As Covid-19 continues to affect the way we move forwards in our lives, it’s now more important than ever for employers to place a focus on the mental well-being of their team.

According to The CIPD ‘UK Working Lives’ survey, one in four workers feel their job negatively affects their mental health, whilst 55% also said that they feel under excessive pressure, exhausted or regularly miserable at work.

And it’s stats like these that should make it clear to employers that if they want their team to be able to give their best and excel in their roles, that addressing their mental health is just as important as improving their physical health.

As an employer, it’s important to implement systems to combat work-related causes and create an open, supportive culture to encourage your team to speak up and seek help if they begin experiencing any symptoms that are affecting their daily life.

By reducing stress or anxiety at work, not only will you have the mental well-being of your team at the forefront, but it will, in turn, benefit your company with:

Now don’t get me wrong, it’s not always easy or obvious to notice that someone is suffering from a high level of stress. In fact, it’s common for most people to try and cover up their true feelings at work. But there are a few early warning signs you can pick up on and start making improvements on such as:

So what can you do to ensure the safe mental well-being of your team?

Promote Good Mental Health Within The Organisation

Start the conversation… We all have mental health, so why don’t people speak out about it more?  If your team know that mental health is a topic that is openly talked about, there’s immediately going to be less stigma around it. Show them that your door is always open to discuss issues and that support is always available, no matter how big or small it may seem to them.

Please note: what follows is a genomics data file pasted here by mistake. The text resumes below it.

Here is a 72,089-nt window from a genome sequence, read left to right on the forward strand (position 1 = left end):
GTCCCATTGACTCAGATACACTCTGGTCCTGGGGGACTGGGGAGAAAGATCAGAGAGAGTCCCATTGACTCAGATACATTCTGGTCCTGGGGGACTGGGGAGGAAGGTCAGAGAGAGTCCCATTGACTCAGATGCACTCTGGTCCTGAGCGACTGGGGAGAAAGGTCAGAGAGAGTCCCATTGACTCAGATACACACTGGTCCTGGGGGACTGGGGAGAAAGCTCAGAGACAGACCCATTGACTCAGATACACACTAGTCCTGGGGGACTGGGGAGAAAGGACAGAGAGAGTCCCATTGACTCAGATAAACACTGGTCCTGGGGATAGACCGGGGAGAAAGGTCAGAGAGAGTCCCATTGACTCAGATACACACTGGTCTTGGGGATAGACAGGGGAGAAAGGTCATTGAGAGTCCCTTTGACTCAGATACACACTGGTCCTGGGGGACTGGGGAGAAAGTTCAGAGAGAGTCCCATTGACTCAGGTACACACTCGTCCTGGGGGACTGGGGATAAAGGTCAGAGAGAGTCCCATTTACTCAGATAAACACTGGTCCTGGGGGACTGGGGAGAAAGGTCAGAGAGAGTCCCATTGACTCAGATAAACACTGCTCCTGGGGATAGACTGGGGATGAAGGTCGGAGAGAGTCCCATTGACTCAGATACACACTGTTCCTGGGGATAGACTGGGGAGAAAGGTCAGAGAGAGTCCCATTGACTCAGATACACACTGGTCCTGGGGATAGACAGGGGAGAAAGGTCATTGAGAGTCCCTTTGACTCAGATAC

Get The Whole Team Involved

Especially as your company grows, it can become harder to notice those little signs from everyone in the team. So get others involved, train them to spot problems and know how to lead the conversation to help other team members open up. In some cases, a person may find it easier talking to another team member or line manager.

Monitor Workloads

Ensure your employees aren’t struggling under the sheer volume of work, unrealistic or tight deadlines. These can contribute to employees feeling an enormous amount of pressure, which is usually when symptoms of stress can arise.

Encourage Consistent Communication Between Team Members

Especially with the current climate, where many people have been forced to work from home, people are often left feeling isolated and alone. By encouraging team members to jump on virtual meetings like Zoom whether 1:1 or as a team, it helps to bring back the community aspect you typically see in the office.

Dig A Bit Deeper

Sometimes it can be life outside of work that’s causing the stress and making your employee unable to cope with their normal working day. It’s important to help them identify this and do what you can in the workplace to help them through.

While World Mental Health Day is over for another year, mental issues and the stigma surrounding them continues. So let’s keep the conversation going and give your employees mental health the awareness it deserves.